Senator Connally (Dem., Tex.)
shouted that "we ourselves are dis-
crediting ourselves by telling the
country we are running the Senate in
a slipshod way - that we need some-
body to come in and tell us what
to do."
Some senators said privately that
they thought the bill "as good as
dead," It will be tie Senate's order
of busines;s when work is resumed
Monday, but Barkley is anxious to
get on to consideration of OPA ex-
tension legislation.
The Democratic leader passed the
word that after two hours or so of
additional debate on the reorgani-
zation bill he will move to take up
OPA if no vote is in prospect. Lay-
ing the reorganization measure aside
likely would mean that the Senate
never would get back to it.

Italians
Monarchists
Charge Fraud
In Plebiscite
Naples Riots Cause
Injuries, 2 Deaths
By The Associated Press,
ROME, June 8-A monarchist
leader charged today there had been
fraud in the plebiscite in which
Italy chose to be a republic, and de-
manded an Aliled review of the bal-
loting that doomed the reign of King
Umberto II.
Monarchist demonstrations, mean-
while, subsided today after causing
two deaths and a score of injuries
in Naples and rioting in Rome and
Palermo, Federal police said the death
toll was only two, and Minister of
the Interior Giuseppe Romita de-
clared the entire country was quiet.
Chief Justice Giuseppe Pagano dis-
closed this afternoon that late ar-
rival of some returns would delay
over Sunday the supreme court certi-
fication of the election, and it ap-
peared that the Italians wouldihave
to wait two or three days for formal
proclamation of the republic. Inter-
ior officials put the republic 2,011,000
votes ahead of the monarchy.
Tullio Benedetti, head of the Na-
tional Monarchial Union, in letters
to Rear Admiral Ellery W. Stone,
chief allied commissioner, and' to al-
lied diplomatic missions in Rome,
declared "an infinite number of pro-
tests" were being received "about the
gravest electoral frauds designed to
make the outcome in favor of the
republic,"
Walter Names
Scholarship,
Prize Winners
Scholarships and prizes for 28 stu-
dents in the College of Literature,
Science and the Arts were announced
yesterday by Associate Dean Erich A.
Walter, chairman of the scholarship
committee of the literary college.
Simon Mandelbaum Scholarships
were awarded to William R. McDon-.
ell, '47, Bernard Agranoff, '47, and
Robert D. Woodward, '47. McDonell
also received the Paul F. Bagley
Scholarship in Chemistry and Agra-
noff was awarded the Elizabeth Sar-
gent Lee Medical Prize.
Library Service Scholarships were
awarded to Emilie Wiggins, '46, El-
eanor Meacham, Grad., Elinor Burn-
ham, Grad., E. Jean Holcombe, Grad.,
and Enid Karsten, Grad.
Leonard Choen, '48, and Irma Eic-
horn, '48, received the James B. Hunt
Scholarships.
Thi Samuel J. Platt Scholarships
were awarded to Howard A. Cole, 46,
and Margaret M. Farmer, '46.
Rita C. Calahan, '48, and Betty G.
Goodman, '47, won the Phoebe How-
ell Scholarships.
Faculty Scholarships were awarded
to Robert W. Rumm, '48, and Neva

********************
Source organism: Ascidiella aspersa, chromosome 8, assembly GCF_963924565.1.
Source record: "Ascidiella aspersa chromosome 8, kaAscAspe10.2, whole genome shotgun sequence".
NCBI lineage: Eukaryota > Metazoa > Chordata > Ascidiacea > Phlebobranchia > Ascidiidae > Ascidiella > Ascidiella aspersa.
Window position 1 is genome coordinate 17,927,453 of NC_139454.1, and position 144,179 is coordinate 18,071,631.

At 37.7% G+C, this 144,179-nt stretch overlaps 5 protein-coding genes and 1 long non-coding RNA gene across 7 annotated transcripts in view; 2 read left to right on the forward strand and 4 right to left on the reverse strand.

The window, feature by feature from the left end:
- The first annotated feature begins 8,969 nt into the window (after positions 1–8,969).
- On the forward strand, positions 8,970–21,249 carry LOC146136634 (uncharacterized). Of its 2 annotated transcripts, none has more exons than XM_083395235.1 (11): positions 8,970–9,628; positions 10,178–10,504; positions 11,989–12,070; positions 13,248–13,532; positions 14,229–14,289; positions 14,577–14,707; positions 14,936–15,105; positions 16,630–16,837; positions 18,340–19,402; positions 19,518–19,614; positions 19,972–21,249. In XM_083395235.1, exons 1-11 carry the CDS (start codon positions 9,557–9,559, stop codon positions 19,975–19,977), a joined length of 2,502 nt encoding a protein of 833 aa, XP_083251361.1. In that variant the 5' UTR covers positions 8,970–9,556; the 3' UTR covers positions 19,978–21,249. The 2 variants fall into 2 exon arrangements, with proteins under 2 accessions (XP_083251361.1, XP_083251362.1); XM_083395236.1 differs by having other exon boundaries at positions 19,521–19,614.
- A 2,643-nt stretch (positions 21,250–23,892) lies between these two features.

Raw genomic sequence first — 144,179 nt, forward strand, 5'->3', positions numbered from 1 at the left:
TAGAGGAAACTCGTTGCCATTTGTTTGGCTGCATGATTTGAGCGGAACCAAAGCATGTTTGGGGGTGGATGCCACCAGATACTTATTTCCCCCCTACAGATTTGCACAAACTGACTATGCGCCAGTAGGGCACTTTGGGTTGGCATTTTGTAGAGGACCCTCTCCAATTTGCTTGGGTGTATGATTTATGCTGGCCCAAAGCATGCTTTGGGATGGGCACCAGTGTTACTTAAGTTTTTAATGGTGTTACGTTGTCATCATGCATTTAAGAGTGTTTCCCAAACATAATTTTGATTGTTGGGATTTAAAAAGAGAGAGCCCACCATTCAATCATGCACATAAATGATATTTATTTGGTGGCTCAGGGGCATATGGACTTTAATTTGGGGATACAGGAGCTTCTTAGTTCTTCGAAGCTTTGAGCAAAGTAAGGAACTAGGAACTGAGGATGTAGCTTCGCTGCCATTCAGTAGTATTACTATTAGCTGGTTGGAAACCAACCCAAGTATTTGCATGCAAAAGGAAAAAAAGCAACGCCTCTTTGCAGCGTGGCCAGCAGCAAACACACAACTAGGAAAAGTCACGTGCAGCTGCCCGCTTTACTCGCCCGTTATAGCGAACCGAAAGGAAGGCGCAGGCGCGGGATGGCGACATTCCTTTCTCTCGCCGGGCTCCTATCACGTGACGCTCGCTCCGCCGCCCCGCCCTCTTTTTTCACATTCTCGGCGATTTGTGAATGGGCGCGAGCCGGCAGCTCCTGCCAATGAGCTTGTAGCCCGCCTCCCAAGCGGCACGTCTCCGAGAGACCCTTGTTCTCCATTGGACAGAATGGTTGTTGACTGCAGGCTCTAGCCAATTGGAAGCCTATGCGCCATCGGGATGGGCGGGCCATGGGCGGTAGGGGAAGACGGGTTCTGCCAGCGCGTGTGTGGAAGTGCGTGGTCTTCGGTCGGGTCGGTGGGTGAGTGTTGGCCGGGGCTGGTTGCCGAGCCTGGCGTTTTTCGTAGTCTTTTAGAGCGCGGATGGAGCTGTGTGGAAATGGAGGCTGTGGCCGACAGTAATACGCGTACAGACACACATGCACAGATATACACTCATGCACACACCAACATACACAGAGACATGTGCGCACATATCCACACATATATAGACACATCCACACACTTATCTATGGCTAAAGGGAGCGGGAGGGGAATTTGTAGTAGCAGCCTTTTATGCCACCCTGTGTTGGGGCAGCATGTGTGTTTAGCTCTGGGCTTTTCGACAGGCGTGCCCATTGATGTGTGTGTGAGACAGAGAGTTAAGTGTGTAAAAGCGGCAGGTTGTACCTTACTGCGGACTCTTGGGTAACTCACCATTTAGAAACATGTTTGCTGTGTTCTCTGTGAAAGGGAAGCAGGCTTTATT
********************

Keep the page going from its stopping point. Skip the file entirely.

Meisen, '47.
Other scholarships and awards
were given the following students:
Esther Giovannone, '48, the Martha
Robinson Hawkins Scholarship; Don-
ald La Badie, '47, the John Pitt
Marsh Scholarship; Gene Constance
McArtor, '47, the M. Gomber Schol-
arship; John G. McDonald, '47, the
W. J. Hammill Prize; Beatrice D.
Miller, '48, the Agnes C. Weaver
Scholarship; and Millicent Saari, '47,
the Fanny Ranson Marsh Scholar-
ship.
Other members of the scholarship
committee are Prof. Richard C. Boys

of the English department, Prof.
Kenneth L. Jones of the botany de-
partment, Prof. Palmer A. Throop+
of the history department, and Prof.
Mischa Titiev of the anthropology
department.

DEAN HAYWARD KENISTON
* *.*
Literary School'
Changes Rules'
OnAttendance
A new regulation on class atten-
dance, whereby instructors will con-
sider the absence record of each stu-
dent individually, has been adopted
by the faculty of the literary col-
lege to be inaugurated in the fall
semester, Dean Hayward Keniston
announced yesterday.
Replacing the absence regulations
which have been in effect for more
than 20 years, the new ruling was
described by Dean Keniston as a
"more realistic approach" to the mat-
ter. The new rulings, which were
unanimously adopted, read:
"1. Students are expected to at-
tend class regularly.
"2. When the instructor considers
the number of absences excessive,
that is, when a student's absence
from a course endangers his satis-
factory academic progress, the in-
structor should send a written report
on the case to the Administrative
Board for action. Freshmen and
sophomores should bb reported to
the Chairman of the Academic Coun-
selors, 108 Mason Hall; juniors and
seniors to the Associate Dean, 1220
Angell Hall.
"Instructors of freshmen are par-
ticularly urged to keep accurate
enough records on attendance so
that they may report absences to
the office of the Academic Counselors
at five weeks and at eight weeks."
In effect, under the new regula-
tions, action on absences by each
student will depend on his scholastic
record or on the wishes of the in-
structor. Absences excused by the
Health Service or other authorized
officials will not be counted against
a student's attendance record.
Under the present ruling, instruc-